number->string takes a number and a
radix and returns as a string an external representation
of the given number in the given radix such that
(let ((number number) (radix radix)) (eqv? number (string->number (number->string number radix) radix)))
is true. It is an error if no possible result makes this expression true.
If present, radix must be an exact integer in the range 2 to 36, inclusive. If omitted, radix defaults to 10.
If z is inexact, the radix is 10, and the above expression can be satisfied by a result that contains a decimal point, then the result contains a decimal point and is expressed using the minimum number of digits (exclusive of exponent and trailing zeroes) needed to make the above expression; otherwise the format of the result is unspecified.
The result returned by
number->string never contains an
explicit radix prefix.
Note: The error case can occur only when z is not a complex number or is a complex number with a non-rational real or imaginary part.
Rationale: If z is an inexact number and the radix is 10, then the above expression is normally satisfied by a result containing a decimal point. The unspecified case allows for infinities, NaNs, and unusual representations.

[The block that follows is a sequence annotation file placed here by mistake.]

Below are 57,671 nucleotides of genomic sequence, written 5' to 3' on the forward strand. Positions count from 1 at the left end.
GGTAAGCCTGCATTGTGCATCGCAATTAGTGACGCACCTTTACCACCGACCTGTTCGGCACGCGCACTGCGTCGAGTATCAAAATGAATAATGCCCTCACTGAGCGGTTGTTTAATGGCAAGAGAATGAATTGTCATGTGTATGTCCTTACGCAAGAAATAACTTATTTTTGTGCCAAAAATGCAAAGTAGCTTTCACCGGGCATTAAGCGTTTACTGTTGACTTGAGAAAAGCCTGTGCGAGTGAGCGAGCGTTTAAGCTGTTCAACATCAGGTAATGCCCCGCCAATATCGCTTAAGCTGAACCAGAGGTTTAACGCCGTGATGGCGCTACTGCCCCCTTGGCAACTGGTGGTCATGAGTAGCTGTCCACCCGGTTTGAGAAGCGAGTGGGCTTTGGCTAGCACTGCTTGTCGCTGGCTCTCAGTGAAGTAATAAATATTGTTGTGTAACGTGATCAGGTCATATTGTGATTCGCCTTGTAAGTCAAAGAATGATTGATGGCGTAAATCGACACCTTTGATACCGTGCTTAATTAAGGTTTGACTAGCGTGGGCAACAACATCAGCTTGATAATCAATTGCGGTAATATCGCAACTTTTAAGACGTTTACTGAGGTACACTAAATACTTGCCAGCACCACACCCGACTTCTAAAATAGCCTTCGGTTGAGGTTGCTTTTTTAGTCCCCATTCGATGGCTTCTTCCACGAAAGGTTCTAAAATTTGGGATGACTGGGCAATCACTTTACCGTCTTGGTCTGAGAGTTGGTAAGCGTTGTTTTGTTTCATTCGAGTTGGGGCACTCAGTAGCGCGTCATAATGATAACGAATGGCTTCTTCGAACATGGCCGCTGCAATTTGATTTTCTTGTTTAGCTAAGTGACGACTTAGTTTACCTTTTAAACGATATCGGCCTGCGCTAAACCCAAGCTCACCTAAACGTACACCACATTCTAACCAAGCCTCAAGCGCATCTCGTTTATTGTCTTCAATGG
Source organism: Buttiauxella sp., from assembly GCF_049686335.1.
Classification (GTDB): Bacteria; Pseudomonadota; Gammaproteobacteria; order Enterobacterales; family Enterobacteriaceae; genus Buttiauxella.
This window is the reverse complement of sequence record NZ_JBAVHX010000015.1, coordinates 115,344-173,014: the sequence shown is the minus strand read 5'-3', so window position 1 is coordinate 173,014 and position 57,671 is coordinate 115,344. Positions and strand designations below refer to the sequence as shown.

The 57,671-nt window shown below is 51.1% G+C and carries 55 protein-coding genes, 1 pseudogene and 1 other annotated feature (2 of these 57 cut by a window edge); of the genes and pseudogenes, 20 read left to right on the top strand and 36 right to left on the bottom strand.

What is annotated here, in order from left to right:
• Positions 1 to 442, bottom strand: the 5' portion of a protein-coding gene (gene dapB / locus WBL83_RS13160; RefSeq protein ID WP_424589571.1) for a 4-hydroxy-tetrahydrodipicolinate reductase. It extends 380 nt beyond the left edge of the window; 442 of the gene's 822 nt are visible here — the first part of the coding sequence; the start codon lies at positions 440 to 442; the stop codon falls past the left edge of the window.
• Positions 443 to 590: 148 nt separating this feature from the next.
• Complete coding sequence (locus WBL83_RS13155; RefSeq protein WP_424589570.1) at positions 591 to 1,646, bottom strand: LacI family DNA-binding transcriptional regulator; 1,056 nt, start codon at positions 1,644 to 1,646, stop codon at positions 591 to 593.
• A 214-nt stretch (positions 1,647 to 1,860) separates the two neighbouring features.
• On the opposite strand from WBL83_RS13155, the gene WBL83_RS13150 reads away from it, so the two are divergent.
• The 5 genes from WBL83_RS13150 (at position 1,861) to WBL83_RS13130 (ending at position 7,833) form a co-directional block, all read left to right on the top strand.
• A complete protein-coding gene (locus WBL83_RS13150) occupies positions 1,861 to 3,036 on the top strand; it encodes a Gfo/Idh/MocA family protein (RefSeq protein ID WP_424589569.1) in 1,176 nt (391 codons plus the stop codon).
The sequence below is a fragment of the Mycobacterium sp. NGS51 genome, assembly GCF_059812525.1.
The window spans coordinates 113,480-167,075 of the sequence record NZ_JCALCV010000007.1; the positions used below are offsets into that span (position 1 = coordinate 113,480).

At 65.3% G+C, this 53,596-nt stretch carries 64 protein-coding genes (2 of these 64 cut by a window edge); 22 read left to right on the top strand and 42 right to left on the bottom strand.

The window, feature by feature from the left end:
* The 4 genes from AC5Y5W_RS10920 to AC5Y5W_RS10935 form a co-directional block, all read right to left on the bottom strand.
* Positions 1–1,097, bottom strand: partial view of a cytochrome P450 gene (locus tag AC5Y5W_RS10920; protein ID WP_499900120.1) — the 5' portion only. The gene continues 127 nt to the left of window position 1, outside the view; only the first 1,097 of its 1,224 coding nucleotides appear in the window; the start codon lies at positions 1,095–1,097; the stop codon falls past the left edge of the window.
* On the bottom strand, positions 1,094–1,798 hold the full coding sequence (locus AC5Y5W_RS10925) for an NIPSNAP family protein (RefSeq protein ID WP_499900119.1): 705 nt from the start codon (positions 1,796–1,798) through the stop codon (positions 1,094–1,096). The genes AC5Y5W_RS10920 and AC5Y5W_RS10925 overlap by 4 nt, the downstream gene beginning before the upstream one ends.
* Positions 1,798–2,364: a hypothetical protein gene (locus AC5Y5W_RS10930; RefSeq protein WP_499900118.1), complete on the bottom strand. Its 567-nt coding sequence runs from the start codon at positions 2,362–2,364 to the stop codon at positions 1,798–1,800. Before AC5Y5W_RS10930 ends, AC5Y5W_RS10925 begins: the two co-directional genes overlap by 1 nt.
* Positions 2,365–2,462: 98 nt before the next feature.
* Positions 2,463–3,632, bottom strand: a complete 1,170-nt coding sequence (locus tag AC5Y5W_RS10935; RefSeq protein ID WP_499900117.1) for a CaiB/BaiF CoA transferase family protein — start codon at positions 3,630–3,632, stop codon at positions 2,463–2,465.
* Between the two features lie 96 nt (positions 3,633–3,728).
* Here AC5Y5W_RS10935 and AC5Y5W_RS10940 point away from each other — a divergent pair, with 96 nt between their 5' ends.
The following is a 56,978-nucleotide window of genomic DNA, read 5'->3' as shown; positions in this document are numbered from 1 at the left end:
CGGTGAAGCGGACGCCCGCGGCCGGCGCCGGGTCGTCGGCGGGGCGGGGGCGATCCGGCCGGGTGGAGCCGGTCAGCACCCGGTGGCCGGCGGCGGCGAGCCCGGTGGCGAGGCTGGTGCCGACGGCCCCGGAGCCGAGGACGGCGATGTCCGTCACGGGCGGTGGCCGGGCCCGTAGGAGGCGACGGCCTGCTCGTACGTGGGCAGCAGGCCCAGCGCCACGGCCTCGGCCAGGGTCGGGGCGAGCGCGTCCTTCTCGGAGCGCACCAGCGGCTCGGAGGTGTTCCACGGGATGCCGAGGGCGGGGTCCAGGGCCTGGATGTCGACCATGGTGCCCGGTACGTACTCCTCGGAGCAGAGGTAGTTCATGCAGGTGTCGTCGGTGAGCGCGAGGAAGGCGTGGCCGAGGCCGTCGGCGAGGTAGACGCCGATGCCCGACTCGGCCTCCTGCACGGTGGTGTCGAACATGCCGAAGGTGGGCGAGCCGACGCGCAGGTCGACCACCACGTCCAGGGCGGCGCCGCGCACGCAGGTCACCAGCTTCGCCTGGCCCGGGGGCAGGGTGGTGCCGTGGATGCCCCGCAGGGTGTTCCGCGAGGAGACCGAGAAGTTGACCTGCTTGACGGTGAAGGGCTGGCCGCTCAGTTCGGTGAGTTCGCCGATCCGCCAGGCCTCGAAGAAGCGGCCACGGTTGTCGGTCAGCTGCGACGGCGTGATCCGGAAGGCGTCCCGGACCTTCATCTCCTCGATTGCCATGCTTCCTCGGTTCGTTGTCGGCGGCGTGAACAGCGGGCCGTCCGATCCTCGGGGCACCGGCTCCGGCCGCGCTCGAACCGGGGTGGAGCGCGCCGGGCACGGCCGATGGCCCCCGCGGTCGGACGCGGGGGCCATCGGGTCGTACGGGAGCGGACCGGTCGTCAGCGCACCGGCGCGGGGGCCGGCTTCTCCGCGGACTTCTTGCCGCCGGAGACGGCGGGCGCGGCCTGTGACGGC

Returns a number of the maximally precise representation expressed by the given string. It is an error if radix is not an exact integer in the range 2 to 26, inclusive.
If supplied, radix is a default radix that will be overridden
if an explicit radix prefix is present in the string (e.g.
"#o177"). If radix is not supplied, then the default radix
is 10. If string is not a syntactically valid notation for a
number, or would result in a number that the implementation cannot represent,
An error is never signaled due to the content of string.
(string->number "100") ⇒ 100 (string->number "100" 16) ⇒ 256 (string->number "1e2") ⇒ 100.0 (string->number "#x100" 10) ⇒ 256